Video: KS2-M19 • Paper 1 • Question 20

0.9 ÷ 100 = _.

02:32

Video Transcript

0.9 divided by 100 equals what.

0.9 is not a multiple of 100. In fact, it’s a decimal number. It’s even less than one. How can we divide a number that’s not a multiple of 100 and is actually less than one by 100? Well, the way to find the answer is to understand what happens to any number at all when it’s divided by 100. There’s a pattern to how the digits behave. And if we understand that, we can work out the answer.

When a number is divided by 100, any number at all, the digits in that number become 100 times smaller because they’ve been divided by 100. For example, whatever digits in the ones place will now be worth hundredths. And so it shifts two places to the right. In fact, all the digits will shift two places to the right.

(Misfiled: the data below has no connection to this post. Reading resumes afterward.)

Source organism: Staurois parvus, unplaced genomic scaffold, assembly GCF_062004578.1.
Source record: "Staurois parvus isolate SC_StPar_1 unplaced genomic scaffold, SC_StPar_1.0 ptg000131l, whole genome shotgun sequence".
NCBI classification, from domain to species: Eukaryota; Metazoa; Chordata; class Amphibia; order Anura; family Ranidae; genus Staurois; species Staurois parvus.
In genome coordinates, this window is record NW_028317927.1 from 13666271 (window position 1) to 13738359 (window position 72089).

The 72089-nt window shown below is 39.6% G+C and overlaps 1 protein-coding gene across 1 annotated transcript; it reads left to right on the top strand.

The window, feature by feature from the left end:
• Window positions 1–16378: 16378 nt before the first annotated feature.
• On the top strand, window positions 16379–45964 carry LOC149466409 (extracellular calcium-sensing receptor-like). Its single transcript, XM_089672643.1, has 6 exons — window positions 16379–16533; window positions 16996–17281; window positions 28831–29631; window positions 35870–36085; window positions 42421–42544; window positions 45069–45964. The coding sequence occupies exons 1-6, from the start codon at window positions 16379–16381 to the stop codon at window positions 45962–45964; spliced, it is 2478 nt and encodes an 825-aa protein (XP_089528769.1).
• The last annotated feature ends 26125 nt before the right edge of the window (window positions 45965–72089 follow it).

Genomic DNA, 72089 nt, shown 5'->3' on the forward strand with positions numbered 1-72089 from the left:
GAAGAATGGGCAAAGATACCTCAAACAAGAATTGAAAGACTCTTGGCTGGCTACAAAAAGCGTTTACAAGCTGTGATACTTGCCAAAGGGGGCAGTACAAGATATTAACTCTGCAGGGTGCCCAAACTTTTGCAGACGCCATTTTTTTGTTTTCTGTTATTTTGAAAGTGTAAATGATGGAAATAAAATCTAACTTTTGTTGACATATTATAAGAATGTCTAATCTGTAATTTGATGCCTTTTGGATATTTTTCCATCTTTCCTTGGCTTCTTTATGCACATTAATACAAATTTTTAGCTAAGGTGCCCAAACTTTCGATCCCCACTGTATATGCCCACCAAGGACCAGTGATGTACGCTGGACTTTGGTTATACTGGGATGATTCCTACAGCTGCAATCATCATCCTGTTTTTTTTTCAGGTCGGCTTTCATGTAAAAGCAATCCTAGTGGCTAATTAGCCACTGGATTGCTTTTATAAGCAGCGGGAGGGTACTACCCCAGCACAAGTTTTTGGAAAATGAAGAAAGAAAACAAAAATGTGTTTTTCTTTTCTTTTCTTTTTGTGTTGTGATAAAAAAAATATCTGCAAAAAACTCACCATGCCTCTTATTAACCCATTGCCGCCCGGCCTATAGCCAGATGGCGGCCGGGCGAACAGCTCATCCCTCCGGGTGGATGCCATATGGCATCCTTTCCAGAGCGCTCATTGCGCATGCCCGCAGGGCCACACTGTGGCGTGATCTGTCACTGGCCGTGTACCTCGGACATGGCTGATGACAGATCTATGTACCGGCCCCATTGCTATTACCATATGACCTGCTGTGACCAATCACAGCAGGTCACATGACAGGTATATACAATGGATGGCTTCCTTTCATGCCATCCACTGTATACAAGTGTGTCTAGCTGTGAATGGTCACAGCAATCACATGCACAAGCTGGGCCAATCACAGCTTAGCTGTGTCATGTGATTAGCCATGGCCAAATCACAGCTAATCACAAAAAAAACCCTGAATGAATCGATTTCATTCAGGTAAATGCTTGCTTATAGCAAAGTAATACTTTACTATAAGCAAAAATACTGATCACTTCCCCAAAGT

An interesting way to remember how many places to shift the digits when multiplying or dividing by 10, 100, 1000, and so on is to look at the number of zeros in the number that we’re multiplying or dividing by. Here, we’re dividing by 100. And there are two zeros in 100. So the digits must shift two places.

So let’s see how this affects our number, 0.9. 0.9 has zero ones and nine-tenths. As we’ve said already, because we’re dividing by 100, the digits are going to shift two places to the right. And so the digit in the ones place now appears in the hundredths place. And nine-tenths now become worth nine thousandths.

But we’ve got no more digits to shift. How can we show that that nine is in the thousandths column? Well, to do this, we need to make sure that we included decimal point and then show any gaps using zero as a placeholder. And so when we divide 0.9 by 100, nine-tenths become worth nine thousandths, which is a lot less.

0.9 divided by 100 equals 0.009.

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